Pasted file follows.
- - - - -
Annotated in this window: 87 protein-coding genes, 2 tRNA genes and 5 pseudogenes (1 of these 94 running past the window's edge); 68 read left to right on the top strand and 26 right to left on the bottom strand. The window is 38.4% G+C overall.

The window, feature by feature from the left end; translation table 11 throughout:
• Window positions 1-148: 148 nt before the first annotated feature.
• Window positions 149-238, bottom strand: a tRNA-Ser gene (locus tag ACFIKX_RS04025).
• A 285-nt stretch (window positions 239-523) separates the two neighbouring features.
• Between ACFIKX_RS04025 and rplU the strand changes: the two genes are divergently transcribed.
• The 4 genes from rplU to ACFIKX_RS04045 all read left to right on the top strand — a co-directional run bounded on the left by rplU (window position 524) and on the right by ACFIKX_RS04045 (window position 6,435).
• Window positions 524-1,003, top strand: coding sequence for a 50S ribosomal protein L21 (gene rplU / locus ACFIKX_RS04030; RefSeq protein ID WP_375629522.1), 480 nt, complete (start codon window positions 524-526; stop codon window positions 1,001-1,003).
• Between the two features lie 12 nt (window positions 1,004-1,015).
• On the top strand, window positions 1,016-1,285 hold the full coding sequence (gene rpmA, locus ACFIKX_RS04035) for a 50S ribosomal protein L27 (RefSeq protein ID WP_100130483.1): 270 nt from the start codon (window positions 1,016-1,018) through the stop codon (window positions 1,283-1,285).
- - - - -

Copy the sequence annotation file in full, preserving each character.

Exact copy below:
Annotated in this window: 87 protein-coding genes, 2 tRNA genes and 5 pseudogenes (1 of these 94 running past the window's edge); 68 read left to right on the top strand and 26 right to left on the bottom strand. The window is 38.4% G+C overall.

The window, feature by feature from the left end; translation table 11 throughout:
• Window positions 1-148: 148 nt before the first annotated feature.
• Window positions 149-238, bottom strand: a tRNA-Ser gene (locus tag ACFIKX_RS04025).
• A 285-nt stretch (window positions 239-523) separates the two neighbouring features.
• Between ACFIKX_RS04025 and rplU the strand changes: the two genes are divergently transcribed.
• The 4 genes from rplU to ACFIKX_RS04045 all read left to right on the top strand — a co-directional run bounded on the left by rplU (window position 524) and on the right by ACFIKX_RS04045 (window position 6,435).
• Window positions 524-1,003, top strand: coding sequence for a 50S ribosomal protein L21 (gene rplU / locus ACFIKX_RS04030; RefSeq protein ID WP_375629522.1), 480 nt, complete (start codon window positions 524-526; stop codon window positions 1,001-1,003).
• Between the two features lie 12 nt (window positions 1,004-1,015).
• On the top strand, window positions 1,016-1,285 hold the full coding sequence (gene rpmA, locus ACFIKX_RS04035) for a 50S ribosomal protein L27 (RefSeq protein ID WP_100130483.1): 270 nt from the start codon (window positions 1,016-1,018) through the stop codon (window positions 1,283-1,285).